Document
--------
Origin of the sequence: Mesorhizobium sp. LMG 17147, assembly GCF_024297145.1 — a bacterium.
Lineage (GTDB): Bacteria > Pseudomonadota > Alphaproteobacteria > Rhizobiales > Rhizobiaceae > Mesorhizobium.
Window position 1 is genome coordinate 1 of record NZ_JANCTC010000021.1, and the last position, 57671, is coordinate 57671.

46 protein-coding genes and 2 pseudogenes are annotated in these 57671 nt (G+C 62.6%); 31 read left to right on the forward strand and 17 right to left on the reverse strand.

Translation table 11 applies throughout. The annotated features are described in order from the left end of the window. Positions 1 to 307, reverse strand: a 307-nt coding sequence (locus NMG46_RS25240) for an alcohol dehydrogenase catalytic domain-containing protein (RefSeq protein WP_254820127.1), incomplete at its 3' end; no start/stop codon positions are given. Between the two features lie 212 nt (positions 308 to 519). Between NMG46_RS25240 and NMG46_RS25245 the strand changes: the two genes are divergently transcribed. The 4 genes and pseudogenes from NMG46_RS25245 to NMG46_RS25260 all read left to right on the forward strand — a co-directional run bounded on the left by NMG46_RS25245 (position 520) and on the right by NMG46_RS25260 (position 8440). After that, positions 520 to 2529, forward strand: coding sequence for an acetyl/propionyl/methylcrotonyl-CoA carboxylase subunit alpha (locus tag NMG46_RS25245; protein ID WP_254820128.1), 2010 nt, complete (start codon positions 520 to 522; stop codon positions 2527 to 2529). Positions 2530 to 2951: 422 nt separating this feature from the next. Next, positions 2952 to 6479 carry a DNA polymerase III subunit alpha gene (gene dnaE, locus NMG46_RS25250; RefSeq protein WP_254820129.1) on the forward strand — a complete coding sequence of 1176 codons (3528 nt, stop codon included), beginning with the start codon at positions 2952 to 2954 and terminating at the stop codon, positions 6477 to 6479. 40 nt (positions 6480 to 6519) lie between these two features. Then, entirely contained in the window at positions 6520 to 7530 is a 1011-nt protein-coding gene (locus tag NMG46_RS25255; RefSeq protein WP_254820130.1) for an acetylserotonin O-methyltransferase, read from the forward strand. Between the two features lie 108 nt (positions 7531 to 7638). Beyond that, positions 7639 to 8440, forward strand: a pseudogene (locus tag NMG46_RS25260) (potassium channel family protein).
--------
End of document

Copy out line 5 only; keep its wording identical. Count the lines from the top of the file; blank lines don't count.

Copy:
Translation table 11 applies throughout. The annotated features are described in order from the left end of the window. Positions 1 to 307, reverse strand: a 307-nt coding sequence (locus NMG46_RS25240) for an alcohol dehydrogenase catalytic domain-containing protein (RefSeq protein WP_254820127.1), incomplete at its 3' end; no start/stop codon positions are given. Between the two features lie 212 nt (positions 308 to 519). Between NMG46_RS25240 and NMG46_RS25245 the strand changes: the two genes are divergently transcribed. The 4 genes and pseudogenes from NMG46_RS25245 to NMG46_RS25260 all read left to right on the forward strand — a co-directional run bounded on the left by NMG46_RS25245 (position 520) and on the right by NMG46_RS25260 (position 8440). After that, positions 520 to 2529, forward strand: coding sequence for an acetyl/propionyl/methylcrotonyl-CoA carboxylase subunit alpha (locus tag NMG46_RS25245; protein ID WP_254820128.1), 2010 nt, complete (start codon positions 520 to 522; stop codon positions 2527 to 2529). Positions 2530 to 2951: 422 nt separating this feature from the next. Next, positions 2952 to 6479 carry a DNA polymerase III subunit alpha gene (gene dnaE, locus NMG46_RS25250; RefSeq protein WP_254820129.1) on the forward strand — a complete coding sequence of 1176 codons (3528 nt, stop codon included), beginning with the start codon at positions 2952 to 2954 and terminating at the stop codon, positions 6477 to 6479. 40 nt (positions 6480 to 6519) lie between these two features. Then, entirely contained in the window at positions 6520 to 7530 is a 1011-nt protein-coding gene (locus tag NMG46_RS25255; RefSeq protein WP_254820130.1) for an acetylserotonin O-methyltransferase, read from the forward strand. Between the two features lie 108 nt (positions 7531 to 7638). Beyond that, positions 7639 to 8440, forward strand: a pseudogene (locus tag NMG46_RS25260) (potassium channel family protein).